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Award, Finance, Student Organizations
A team of Auburn University finance and engineering students has won the 2023 Global Case Competition at Harvard, one of the most prestigious student-organized case competitions in the world, beating out more than 175 other collegiate teams.
Members of the FMA team are (left to right) Wesley Lowman (engineering) and finance
students Jameson Fecteau, Lauren Rutherford and Jack Perkins.
Competing teams were presented with the hypothetical case of multinational technology company Siemens purchasing wind turbine company Vestas. After an initial round of judging, the top 10 teams had three weeks to prepare a 75-page deck discussing the feasibility of the transaction, as well as outlining a possible alternative acquisition.
Additionally, each group was tasked with analyzing industry research to perform valuations that detailed the financial implications of alternative deals.
“Our students went above and beyond in their analysis,” said Tracy Richard, director of Auburn’s Harbert College of Business Integrated Financial Leadership Program (IFLP) and faculty advisor to the Financial Management Association (FMA). “They rejected the proposed acquisition, and then did extensive research to propose an alternative acquisition that would not only be accretive but would align with Siemens’ forward-looking strategy.”
In announcing the competition winner, Asya Potemkina, a competition judge with HSBC Private Bank, stated the Auburn team was a unanimous choice among the judges.
“We had no doubt that (Auburn) was the winner,” she said in the online video announcement. “You have done a great presentation, an absolutely great video…and you killed the Q & A. You completely helped each other in answering the questions, and your answers were right.”
The Auburn team members are finance students Jameson Fecteau, Jack Perkins and Lauren Rutherford, as well as engineering/computer science student Wesley Lowman.
According to Richard, in addition to the time the team spent drilling down on the financials, they also invested in mastering small details of the case and presentation—from filming a professional quality presentation to practicing ad nauseam for the Q&A.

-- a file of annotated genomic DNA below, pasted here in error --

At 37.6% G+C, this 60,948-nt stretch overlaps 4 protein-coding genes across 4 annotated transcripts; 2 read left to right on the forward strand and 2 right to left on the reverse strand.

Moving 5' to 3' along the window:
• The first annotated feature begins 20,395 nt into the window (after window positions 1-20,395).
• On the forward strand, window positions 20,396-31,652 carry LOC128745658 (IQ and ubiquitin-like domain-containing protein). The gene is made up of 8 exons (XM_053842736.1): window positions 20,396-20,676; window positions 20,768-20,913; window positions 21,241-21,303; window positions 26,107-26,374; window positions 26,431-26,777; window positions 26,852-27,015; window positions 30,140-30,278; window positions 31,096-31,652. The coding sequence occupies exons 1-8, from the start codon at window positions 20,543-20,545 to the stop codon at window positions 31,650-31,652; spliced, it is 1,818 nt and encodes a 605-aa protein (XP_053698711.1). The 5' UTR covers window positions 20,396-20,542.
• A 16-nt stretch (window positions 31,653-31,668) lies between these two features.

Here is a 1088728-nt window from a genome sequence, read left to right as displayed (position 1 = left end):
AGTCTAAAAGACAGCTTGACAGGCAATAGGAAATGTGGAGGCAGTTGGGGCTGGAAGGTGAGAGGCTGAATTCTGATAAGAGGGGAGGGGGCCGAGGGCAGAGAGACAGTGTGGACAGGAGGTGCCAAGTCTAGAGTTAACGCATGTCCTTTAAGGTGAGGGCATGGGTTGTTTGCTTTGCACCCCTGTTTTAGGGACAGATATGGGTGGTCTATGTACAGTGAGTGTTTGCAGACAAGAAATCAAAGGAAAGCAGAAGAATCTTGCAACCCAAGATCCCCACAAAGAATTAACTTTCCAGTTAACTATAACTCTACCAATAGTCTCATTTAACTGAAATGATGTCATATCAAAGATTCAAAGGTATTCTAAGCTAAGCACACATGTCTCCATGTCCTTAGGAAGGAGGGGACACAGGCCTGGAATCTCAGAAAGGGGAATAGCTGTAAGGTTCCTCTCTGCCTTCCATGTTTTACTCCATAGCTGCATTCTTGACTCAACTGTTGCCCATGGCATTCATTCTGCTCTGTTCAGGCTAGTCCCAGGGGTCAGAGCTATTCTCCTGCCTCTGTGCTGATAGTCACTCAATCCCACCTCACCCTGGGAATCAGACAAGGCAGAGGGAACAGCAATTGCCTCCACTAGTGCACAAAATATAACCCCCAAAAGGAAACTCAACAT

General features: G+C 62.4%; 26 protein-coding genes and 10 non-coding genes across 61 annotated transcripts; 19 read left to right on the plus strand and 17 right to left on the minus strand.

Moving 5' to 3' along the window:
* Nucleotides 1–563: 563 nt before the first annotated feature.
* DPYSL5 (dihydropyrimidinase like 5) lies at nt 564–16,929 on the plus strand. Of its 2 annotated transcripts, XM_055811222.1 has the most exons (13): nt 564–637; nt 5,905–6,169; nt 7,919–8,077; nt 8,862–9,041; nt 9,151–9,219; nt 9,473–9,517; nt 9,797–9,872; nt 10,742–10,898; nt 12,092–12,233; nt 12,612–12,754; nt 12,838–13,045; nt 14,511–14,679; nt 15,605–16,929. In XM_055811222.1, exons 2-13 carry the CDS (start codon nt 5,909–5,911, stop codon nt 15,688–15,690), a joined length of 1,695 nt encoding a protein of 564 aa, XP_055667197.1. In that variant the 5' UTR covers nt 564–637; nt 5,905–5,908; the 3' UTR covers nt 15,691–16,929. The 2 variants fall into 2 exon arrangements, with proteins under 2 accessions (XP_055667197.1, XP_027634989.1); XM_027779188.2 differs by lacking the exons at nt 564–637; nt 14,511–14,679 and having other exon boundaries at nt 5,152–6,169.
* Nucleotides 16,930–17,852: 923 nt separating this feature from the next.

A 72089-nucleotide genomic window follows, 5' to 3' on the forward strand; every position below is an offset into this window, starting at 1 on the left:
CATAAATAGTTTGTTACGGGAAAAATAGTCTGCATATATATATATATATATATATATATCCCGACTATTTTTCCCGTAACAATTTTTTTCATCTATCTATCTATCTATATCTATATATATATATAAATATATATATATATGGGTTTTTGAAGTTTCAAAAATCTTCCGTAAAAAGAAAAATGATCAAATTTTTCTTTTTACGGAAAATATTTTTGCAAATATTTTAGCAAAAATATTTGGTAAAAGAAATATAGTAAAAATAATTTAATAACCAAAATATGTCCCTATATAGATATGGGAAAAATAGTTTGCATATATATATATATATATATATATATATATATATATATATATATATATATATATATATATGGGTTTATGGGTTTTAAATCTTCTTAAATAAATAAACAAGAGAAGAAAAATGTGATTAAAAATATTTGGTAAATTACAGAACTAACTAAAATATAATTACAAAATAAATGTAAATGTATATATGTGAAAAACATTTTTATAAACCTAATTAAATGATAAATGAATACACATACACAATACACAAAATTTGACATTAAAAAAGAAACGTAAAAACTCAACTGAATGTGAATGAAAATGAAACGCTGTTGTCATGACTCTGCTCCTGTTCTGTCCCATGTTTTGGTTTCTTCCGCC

“Our students proved that practice (and hard work) makes perfect,” Richard said.
“We are incredibly proud of how well these students represent the Finance Department and the Harbert College of Business,” said Keven Yost, Synovus Fellow and chair of the Department of Finance. “Their hard work and professionalism, combined with what they learned in the classroom and FMA trainings, set them up for success. I know they will continue to achieve academic and professional success.”
Team member and senior Fecteau attributes the team’s victory to each person’s dedication, preparation and unique skills.
“Going into the case, everyone had a clear vision of what our deck needed to look like and the story it needed to tell,” he said. “We had met weeks prior to the competition to discuss our plan, so when the case was released, we were able to hit the ground running...and we made sure to play to everyone’s strengths.”
According to Richard, the team worked tirelessly on the case during the past two months, even spending spring break week finishing up their pitch.
“It’s great to see their dedication pay off,” said Richard.
That level of dedication is a hallmark of FMA, which provides its members with opportunities to participate in an alumni mentorship program, practical application classes in financial modeling, security analysis, portfolio management and advanced investments, as well as the national and international case competitions.
For the past two years, FMA students have won first prize in the Kroll One Team Challenge, a prestigious international contest that attracts hundreds of top-tier colleges of business in the world who square off to conduct an analysis of a hypothetical company, establish a valuation and then develop a business strategy.
Regularly competing on a world stage against the best of the best helped the Auburn team win the Harvard-run case competition.
“Having built multiple pitches in the past was extremely beneficial as we were able to tell a convincing story through our analysis,” said Fecteau. “On the technical side, emphasis on financial modeling within the organization was one of the largest helps. Because of this, we were able to discuss our assumptions on a high level while working through a merger model without hesitation.”
The Auburn team will receive its $10,000 first-place prize at the competition’s gala on April 29 at Harvard University.